At least 2.000 people are reported to have died in Indonesia after a
major earthquake struck the island of Sumatra last night, triggering
tsunami alerts across the Indian Ocean and causing panic in countries
where more than 270,000 people were killed by giant waves only three
months ago. Read more here.

The ABCreports
that least 80% of all multi-storey buildings in the main city of Gunung
Sitoli were destroyed, noting that the last team of NSW aid workers
based on Nias returned home last week.

The Guardiansays
eye witnesses across Indonesia told last night of their fear and panic,
of people fleeing their homes in the darkness for high ground as the
ground beneath them began to shake. Tirana Hassan, a coordinator
for Save the Children, said people had started leaving in cars and
trucks, but the situation had calmed once it was clear there was no
danger of a tsunami.

The Agedescribes
Nias as a Bali-sized land mass, roughly 125km (77 miles) west
of Sumatra, known as a surfing paradise. Prior to 26 December, Nias had
been developing a modest tourist industry with a reputation as a
premium destination for adventurous surfers and scuba divers. The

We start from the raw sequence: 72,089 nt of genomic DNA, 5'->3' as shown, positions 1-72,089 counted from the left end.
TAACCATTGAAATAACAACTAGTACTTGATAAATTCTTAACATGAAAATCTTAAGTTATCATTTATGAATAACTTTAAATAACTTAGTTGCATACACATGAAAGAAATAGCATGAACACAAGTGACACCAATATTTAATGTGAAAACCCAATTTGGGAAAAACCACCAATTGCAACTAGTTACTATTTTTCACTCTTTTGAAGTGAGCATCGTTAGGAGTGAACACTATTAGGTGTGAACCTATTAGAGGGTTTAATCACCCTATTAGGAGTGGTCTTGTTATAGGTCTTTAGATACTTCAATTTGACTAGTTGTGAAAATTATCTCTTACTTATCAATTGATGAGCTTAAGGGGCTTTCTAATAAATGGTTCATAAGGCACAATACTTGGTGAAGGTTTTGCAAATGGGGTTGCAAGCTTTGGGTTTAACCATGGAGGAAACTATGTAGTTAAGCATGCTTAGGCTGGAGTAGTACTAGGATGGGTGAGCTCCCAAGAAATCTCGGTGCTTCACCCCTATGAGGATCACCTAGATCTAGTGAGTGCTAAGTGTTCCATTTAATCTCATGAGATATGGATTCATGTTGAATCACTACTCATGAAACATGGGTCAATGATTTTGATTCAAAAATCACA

island’s southern Lagundi bay is a regular feature of the world
professional surfing circuit.

The preliminary Earthquake Report from the US Geological Survey
National Earthquake Information Centre says the quake measured 8.7 on
the Richter scale. It provides detailed maps of the area involved,
including the location of the 28 March quake and its proximity to the
26 December quake. And the latest tsunami bulletin from the Pacific Tsunami Warning Center
in Hawaii says: “Sea level readings indicate a tsunami was generated.
It may have been destructive along coastlines near the earthquake
epicentre,” but it also observes that “when no major waves are observed
for two hours after the estimated time of arrival, or damaging waves
have not occurred for at least two hours, then local authorities can
assume the threat has passed.”

Peter Fray

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